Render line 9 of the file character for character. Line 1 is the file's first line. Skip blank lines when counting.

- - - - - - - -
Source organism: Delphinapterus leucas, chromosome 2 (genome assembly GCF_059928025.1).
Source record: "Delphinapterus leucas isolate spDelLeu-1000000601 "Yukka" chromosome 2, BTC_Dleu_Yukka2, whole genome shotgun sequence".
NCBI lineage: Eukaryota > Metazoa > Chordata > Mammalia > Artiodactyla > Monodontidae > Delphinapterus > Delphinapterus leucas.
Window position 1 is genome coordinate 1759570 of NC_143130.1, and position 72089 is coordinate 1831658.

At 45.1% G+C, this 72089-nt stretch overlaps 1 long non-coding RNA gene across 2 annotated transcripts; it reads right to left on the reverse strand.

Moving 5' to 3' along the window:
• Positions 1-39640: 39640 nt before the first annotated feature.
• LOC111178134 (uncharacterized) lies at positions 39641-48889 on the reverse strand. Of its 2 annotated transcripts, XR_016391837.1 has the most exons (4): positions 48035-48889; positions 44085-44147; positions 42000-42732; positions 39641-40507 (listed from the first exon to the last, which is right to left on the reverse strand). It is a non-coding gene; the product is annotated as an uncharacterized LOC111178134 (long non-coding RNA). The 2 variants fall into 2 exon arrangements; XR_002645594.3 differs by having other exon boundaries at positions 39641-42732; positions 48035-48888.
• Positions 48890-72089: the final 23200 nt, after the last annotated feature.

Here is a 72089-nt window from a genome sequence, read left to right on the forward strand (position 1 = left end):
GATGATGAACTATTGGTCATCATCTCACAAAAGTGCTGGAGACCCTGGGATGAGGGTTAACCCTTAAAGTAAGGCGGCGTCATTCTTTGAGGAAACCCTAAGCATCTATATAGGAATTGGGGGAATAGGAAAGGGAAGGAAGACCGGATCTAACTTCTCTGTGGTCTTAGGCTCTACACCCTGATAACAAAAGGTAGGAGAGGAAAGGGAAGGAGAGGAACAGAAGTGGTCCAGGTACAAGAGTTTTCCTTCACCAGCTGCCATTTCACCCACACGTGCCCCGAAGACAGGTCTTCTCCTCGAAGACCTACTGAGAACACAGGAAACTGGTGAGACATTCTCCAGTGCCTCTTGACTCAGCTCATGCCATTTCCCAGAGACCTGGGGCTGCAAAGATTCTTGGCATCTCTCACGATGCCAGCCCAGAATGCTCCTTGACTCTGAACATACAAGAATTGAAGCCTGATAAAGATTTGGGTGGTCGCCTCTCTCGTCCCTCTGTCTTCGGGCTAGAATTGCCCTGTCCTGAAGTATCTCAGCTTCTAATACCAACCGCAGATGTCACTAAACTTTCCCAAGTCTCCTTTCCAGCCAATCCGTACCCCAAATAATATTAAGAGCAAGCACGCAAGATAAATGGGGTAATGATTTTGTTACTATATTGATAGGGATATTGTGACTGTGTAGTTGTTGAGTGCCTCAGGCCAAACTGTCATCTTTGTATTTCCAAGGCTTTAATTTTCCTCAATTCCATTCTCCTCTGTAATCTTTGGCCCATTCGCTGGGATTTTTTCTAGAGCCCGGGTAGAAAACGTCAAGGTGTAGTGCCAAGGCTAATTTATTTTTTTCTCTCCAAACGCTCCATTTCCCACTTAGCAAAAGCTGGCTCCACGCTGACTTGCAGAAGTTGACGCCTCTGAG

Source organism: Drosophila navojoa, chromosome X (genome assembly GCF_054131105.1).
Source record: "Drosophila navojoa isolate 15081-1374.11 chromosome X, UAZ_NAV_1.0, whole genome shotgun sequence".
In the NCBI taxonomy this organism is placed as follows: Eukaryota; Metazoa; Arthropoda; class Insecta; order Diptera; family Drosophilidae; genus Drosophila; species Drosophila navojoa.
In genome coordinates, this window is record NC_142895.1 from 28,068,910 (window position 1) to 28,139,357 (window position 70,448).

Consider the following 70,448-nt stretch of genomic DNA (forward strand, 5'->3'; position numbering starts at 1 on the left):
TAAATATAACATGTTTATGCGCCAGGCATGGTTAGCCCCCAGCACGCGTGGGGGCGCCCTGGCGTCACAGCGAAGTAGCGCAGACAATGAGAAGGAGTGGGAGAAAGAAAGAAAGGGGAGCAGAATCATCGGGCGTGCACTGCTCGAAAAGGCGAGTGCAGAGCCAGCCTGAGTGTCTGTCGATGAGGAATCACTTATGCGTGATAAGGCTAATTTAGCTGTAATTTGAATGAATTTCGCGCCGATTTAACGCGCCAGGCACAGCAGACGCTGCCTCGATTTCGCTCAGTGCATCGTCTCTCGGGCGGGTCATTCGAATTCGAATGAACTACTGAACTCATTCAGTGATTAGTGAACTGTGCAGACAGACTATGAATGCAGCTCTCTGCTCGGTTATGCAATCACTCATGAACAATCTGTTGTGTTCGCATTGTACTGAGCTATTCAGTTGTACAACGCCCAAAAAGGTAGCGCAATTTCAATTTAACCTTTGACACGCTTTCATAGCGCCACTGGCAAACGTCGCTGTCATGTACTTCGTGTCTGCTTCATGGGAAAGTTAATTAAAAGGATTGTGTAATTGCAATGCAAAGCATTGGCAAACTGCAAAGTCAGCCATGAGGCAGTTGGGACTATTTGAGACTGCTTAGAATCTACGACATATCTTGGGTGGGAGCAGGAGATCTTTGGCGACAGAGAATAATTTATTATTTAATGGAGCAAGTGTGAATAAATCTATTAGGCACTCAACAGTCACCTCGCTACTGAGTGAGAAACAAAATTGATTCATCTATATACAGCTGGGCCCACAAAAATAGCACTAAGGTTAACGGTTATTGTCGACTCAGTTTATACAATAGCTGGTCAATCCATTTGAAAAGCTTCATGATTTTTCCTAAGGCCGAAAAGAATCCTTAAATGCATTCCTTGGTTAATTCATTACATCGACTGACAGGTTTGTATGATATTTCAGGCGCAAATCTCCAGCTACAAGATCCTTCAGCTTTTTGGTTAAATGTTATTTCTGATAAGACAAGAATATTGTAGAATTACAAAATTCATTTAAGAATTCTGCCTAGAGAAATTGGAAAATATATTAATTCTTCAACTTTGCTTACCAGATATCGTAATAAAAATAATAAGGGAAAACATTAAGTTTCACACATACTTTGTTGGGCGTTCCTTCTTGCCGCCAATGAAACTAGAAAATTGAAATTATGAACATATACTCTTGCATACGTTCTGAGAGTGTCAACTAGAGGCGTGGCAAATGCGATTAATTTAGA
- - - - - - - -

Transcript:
• Positions 48890-72089: the final 23200 nt, after the last annotated feature.